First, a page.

Police and Crime Plan is right for London

This week MOPAC published its draft Police and Crime plan for public consultation. A series of public meetings will be held in every London Borough during the consultation (which ends on 6th March 2013) where you can have your say on the Mayor’s proposals. You can also respond in writing via the online survey at www.smart-survey.co.uk/v.asp?i=67232epffs.

We all know that budgets are tight and as Labour’s former Economic Secretary to the Treasury said “there’s no money left” so we have to make budgets work harder to continue to deliver improvements to policing. This draft plan sets out how the Mayor and the Met will deliver for Londoners and cut crime, boost confidence in the police and reduce costs. The Mayor’s plan focuses resources on frontline police and cutting crime. Notably it restates the Mayor’s commitment to maintain police numbers at or around 32,000.  

I am proud that in this plan MOPAC propose to direct resources away from uneconomical buildings to enable the deployment of officers through a new local policing model which will see an additional 2,600 officers in Safer Neighbourhood Teams.  More officers out in the community and available to the public delivering a more visible police service.

When I joined MOPAC as an adviser on property, I was amazed just how much space the Met currently owns or occupies, a total 729 buildings across London, costing £203m a year to run. The draft Estates Strategy in the Police and Crime Plan, proposes a reduction in the size of the estate from 900,000 sq metres to 600,000 sq metres in line with operational need. There is a meaningful commitment to frontline policing by proposing the sale of the New Scotland Yard HQ and ensuring the budget strain falls on buildings and HQ not officer numbers. Alongside other savings outlined, the estate plans are projected to save taxpayers £60m in running costs.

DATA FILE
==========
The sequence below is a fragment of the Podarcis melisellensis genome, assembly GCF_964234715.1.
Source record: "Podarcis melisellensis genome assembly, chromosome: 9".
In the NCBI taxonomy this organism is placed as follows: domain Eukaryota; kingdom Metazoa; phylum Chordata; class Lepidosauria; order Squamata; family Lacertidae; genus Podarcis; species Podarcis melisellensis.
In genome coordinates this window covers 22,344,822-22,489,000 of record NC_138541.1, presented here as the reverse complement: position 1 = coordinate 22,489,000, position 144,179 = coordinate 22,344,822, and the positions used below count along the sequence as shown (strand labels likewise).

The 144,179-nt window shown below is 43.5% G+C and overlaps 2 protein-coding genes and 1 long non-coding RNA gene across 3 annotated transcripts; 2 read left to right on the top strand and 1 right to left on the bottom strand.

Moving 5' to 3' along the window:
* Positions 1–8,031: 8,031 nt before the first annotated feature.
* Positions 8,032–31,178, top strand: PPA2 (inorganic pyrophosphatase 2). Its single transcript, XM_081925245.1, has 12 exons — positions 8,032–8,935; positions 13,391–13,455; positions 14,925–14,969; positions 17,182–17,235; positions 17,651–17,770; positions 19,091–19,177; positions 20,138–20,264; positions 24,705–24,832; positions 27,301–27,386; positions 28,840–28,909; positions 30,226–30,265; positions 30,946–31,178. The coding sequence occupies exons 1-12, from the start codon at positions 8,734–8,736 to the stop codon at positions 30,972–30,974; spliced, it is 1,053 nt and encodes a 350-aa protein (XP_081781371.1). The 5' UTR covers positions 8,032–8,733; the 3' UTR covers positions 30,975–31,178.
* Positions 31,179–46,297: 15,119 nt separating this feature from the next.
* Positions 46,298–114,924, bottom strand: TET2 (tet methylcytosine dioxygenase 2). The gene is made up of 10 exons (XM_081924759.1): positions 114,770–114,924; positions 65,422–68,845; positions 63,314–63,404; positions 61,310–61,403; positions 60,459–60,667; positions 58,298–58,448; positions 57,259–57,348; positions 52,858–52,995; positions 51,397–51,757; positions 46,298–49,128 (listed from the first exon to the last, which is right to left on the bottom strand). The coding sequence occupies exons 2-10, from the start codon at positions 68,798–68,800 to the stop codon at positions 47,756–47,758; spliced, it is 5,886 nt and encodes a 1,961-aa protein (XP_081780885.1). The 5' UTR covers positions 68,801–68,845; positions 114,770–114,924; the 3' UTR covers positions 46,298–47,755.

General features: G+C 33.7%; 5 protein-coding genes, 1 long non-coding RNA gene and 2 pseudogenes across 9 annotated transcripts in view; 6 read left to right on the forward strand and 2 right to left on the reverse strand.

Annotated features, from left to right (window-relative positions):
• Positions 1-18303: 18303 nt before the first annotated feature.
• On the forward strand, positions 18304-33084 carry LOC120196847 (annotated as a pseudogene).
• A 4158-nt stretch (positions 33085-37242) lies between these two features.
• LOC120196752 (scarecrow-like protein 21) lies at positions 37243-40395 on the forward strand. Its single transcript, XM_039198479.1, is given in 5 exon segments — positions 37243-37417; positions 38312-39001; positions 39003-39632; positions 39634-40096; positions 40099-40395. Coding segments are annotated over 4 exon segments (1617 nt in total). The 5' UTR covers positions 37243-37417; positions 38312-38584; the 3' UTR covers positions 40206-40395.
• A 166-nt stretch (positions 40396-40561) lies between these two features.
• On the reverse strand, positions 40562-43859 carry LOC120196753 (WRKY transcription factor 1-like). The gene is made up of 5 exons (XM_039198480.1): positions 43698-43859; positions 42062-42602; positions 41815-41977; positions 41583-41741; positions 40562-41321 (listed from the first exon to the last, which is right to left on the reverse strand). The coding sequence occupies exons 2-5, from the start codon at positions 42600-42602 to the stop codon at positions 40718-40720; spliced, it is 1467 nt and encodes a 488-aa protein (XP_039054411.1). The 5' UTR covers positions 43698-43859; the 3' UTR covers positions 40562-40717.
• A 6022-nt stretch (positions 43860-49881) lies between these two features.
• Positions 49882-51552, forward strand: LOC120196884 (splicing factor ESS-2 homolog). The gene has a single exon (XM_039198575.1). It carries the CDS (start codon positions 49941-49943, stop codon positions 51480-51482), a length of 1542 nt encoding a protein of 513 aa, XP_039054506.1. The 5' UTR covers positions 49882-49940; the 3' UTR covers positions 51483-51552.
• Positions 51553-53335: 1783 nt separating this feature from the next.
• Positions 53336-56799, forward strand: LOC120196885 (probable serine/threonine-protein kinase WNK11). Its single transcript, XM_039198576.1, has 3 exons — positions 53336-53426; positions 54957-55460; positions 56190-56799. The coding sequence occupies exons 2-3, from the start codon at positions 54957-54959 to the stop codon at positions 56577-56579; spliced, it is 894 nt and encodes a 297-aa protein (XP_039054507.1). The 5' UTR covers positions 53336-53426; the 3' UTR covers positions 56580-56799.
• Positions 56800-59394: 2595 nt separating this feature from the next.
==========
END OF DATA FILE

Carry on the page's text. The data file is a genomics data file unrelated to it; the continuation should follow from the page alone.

Unsurprisingly people are very protective of their local services, and rightly so. However, there has been much speculation in recent months about the ‘front counter’ presence of the police and the future of local police stations. The current estate includes 136 front counters open to the public. But analysis shows that the overwhelming majority of visits take place at just half of these counters. Across the whole of London, fewer than 50 crimes a night are now reported at front counters in police stations. Staffing and running under utilised front counters is expensive and inefficient. The way the Met police the capital needs to be reflected in the buildings they own, those buildings need to meet the need of modern policing and the expectations of Londoners. As a result this plan proposes that 65 of the least utilised front counters closed to allow resources to be used on more visible policing in the community.  

Crucially, the draft plan guarantees at least one 24-hour station in each borough, whilst seeking to make it easier and more convenient for Londoners to access the police in new ways, making the most of technology, sharing space with other service providers and making police more available in your local community.

The changes to the estate proposed in these plans reflect the changing needs of policing in London and delivery of a better service to Londoners. The Met has already guaranteed that every victim of crime in London will get a personal visit from the police, should they want one. This clearly changes the demand for, and use of, the existing estate. MOPAC is determined that changes should deliver a better police service and is seeking your views on new locations for crime prevention desks and police bureaus where members of the public can meet the police face-to-face without visiting an old fashioned police station. Therefore, overall the number of contact points where Londoners can access the police will increase significantly as a result of this plan. 

This plan represents a good deal for London, delivering higher profile policing, more public contacts points, and good value for money for taxpayers.

This entry was posted on Friday, 11 January 2013 and is filed under ,,,. You can follow any responses to this entry through the RSS 2.0. Responses are currently closed.